CCTV cameras 'don't deter crime'
A police force is considering plans to stop monitoring live CCTV cameras after a report found there was "little evidence" that they deterred crime.
Dyfed Powys Police, which covers more than half of Wales, could have funding reduced to actively monitor security cameras after an independent investigation found their removal "did not result in a significant rise in crime".
The report was ordered by the force's police and crime commissioner Christopher Salmon who said he was looking to put "more bobbies on the beat".
"We must spend every pound where it delivers," he said. "I'm giving the public what they ask me for - more bobbies on the beat.
"We created 30 new police officer posts for Dyfed-Powys this year. Next year there'll be tens of thousands of extra hours on the beat thanks to new IT."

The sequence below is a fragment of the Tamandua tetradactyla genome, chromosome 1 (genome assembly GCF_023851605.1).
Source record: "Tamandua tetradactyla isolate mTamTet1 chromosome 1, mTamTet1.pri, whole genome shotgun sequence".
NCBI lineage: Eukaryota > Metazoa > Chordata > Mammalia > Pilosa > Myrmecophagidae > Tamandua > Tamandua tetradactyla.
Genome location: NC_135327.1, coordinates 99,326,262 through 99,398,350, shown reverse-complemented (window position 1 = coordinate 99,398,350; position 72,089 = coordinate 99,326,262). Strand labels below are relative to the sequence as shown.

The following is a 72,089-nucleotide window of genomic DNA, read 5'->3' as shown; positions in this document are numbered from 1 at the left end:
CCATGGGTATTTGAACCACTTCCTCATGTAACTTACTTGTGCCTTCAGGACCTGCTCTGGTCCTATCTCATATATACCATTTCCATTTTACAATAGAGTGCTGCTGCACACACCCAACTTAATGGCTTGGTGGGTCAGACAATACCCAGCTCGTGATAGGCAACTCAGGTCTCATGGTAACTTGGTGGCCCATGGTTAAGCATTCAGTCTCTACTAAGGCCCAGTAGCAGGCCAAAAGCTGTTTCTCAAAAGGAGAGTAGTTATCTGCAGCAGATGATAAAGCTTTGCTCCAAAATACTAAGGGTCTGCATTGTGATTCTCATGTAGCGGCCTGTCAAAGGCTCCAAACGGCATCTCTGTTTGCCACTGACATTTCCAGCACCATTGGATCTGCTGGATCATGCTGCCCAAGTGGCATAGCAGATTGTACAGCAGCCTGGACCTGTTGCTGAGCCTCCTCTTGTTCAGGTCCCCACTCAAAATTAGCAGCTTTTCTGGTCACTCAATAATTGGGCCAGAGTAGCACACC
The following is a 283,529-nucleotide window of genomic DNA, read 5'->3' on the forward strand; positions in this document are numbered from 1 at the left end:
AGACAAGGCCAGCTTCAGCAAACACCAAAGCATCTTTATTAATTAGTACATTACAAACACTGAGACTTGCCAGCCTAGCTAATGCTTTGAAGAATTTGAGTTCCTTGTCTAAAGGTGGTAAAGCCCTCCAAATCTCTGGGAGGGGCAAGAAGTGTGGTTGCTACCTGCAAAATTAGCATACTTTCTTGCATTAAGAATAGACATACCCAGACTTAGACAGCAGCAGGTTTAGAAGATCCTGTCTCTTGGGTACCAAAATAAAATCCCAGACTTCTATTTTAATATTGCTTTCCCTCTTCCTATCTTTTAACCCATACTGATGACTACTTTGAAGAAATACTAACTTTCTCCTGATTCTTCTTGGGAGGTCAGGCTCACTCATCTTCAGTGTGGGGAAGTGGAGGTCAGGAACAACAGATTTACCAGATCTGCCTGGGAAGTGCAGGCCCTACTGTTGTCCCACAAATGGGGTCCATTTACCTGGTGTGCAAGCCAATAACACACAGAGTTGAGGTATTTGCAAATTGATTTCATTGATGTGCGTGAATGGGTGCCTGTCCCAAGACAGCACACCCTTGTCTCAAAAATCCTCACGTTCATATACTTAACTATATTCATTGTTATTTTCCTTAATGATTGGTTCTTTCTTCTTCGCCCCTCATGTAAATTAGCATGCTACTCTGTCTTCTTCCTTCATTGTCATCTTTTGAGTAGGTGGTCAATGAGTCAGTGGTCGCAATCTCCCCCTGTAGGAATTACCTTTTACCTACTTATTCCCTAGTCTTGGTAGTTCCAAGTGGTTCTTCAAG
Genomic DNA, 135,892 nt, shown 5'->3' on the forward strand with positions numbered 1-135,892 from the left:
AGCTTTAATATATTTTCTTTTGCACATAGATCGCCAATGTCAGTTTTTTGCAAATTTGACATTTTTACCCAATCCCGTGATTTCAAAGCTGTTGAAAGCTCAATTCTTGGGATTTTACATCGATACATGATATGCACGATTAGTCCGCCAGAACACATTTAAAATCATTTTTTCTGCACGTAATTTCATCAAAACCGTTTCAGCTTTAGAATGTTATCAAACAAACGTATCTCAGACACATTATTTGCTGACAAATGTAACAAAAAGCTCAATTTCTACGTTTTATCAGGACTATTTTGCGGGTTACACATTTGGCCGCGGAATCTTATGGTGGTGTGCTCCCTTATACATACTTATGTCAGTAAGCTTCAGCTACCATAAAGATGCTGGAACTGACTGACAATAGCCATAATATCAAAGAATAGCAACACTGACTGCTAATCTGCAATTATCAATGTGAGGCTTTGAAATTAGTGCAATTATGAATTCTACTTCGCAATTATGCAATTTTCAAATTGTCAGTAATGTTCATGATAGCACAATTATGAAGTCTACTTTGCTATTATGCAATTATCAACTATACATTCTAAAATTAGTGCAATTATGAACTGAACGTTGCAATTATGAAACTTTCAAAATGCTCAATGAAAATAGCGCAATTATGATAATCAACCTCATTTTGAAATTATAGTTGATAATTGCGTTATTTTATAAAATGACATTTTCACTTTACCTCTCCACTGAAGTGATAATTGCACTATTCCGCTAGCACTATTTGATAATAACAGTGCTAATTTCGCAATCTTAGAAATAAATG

Instrom Security Consultants, which carried out the report, found t he removal of local council CCTV cameras did not result in a significant rise in crime or anti-social behaviour.
There was "little evidence that CCTV deters crime, in particular violent and alcohol-related incidents", the report found.
There was also "no case to support the active monitoring of public CCTV in Dyfed-Powys", and m any existing public CCTV systems cannot produce images acceptable in court, it added.
Dyfed-Powys Police records showed that 1.5% of case files used publicly controlled CCTV evidence over a year and 2.2% used evidence from private systems.
The commissioner has recommended that funding is "ceased for active monitoring of CCTV" by April. He plans to keep the situation under review and consider any technological developments such as mobile CCTV.